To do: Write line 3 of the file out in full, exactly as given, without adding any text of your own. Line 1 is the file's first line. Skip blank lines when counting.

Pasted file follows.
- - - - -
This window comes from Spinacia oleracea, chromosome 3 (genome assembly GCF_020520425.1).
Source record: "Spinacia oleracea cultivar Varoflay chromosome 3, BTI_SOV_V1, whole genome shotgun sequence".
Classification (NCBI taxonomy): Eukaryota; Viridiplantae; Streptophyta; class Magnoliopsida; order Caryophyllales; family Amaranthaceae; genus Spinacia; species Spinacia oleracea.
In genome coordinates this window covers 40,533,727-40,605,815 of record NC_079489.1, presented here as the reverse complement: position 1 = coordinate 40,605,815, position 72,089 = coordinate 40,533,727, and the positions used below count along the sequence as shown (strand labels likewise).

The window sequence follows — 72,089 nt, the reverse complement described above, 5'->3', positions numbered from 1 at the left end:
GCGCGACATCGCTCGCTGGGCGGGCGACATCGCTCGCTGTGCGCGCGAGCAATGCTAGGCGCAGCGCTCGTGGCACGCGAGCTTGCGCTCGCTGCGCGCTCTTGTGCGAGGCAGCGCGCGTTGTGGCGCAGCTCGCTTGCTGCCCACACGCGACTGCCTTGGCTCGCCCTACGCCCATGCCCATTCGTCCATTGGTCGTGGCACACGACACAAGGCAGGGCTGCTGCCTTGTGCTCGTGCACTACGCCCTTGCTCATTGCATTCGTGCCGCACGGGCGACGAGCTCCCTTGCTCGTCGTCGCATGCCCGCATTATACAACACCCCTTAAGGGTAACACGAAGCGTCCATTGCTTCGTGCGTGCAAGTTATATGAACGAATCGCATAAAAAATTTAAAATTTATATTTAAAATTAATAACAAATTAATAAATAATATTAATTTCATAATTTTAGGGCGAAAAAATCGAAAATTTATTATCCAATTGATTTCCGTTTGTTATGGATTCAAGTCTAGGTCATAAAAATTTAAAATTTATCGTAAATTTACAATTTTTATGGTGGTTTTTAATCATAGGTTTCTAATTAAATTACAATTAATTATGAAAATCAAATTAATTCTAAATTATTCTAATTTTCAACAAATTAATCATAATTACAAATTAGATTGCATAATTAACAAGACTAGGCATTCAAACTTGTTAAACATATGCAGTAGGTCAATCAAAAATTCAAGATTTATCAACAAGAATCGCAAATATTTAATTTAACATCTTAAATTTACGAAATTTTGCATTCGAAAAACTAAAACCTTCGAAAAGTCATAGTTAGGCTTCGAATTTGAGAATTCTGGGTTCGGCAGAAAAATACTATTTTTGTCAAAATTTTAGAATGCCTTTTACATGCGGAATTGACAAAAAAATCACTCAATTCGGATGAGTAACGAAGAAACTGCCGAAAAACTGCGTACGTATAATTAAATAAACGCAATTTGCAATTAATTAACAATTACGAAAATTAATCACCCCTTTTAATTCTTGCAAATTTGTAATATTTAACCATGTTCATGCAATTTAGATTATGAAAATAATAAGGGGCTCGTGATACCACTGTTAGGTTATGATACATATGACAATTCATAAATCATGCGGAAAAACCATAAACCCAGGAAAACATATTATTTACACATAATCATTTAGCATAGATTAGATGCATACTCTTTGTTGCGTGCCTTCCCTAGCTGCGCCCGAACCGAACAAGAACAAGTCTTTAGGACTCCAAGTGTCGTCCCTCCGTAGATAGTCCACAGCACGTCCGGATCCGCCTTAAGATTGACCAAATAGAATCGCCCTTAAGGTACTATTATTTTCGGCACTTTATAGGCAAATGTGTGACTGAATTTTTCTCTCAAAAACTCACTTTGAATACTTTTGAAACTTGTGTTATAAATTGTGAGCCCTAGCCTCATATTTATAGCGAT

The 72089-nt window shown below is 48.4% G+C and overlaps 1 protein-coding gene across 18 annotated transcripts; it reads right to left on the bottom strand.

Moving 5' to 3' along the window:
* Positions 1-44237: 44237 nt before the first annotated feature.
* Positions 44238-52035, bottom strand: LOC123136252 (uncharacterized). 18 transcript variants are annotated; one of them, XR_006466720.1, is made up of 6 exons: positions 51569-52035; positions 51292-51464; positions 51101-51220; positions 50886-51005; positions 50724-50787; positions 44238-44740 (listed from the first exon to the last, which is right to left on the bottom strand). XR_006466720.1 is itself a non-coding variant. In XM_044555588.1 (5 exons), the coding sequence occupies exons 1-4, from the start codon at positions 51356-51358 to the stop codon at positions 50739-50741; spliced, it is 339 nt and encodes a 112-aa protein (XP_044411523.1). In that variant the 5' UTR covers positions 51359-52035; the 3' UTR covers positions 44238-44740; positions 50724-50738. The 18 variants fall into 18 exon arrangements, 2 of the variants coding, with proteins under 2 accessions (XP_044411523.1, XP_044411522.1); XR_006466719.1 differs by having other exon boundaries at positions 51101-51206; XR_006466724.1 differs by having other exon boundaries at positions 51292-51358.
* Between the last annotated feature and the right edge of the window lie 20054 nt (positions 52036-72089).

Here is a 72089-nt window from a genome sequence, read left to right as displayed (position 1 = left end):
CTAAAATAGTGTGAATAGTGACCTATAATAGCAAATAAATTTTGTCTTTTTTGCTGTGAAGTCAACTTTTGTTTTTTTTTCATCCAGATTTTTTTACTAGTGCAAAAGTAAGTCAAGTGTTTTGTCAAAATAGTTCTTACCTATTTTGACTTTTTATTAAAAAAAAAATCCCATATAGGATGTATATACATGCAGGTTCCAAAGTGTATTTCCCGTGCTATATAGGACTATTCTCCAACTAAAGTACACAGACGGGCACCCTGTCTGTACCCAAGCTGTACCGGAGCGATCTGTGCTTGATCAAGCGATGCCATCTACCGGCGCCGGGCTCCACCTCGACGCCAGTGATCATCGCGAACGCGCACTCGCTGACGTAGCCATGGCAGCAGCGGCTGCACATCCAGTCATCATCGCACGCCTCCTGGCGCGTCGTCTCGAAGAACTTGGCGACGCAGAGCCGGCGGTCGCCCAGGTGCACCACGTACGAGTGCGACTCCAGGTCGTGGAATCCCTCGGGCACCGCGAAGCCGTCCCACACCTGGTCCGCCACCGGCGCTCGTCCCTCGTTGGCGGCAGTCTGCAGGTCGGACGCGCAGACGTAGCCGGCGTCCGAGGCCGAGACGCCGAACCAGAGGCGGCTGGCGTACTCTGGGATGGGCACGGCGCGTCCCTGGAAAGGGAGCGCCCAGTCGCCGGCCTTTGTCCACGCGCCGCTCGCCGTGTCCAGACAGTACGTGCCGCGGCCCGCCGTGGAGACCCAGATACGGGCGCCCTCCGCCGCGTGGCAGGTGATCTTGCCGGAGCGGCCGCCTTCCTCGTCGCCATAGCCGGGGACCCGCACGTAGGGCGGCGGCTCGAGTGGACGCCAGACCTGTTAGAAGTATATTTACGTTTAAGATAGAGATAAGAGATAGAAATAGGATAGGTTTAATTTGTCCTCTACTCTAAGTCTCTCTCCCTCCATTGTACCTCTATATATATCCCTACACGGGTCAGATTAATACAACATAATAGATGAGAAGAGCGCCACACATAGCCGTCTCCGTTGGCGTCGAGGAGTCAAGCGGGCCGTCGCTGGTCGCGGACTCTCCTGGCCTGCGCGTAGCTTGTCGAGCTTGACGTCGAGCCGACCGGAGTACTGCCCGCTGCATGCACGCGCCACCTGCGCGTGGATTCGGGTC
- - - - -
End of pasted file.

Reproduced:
Classification (NCBI taxonomy): Eukaryota; Viridiplantae; Streptophyta; class Magnoliopsida; order Caryophyllales; family Amaranthaceae; genus Spinacia; species Spinacia oleracea.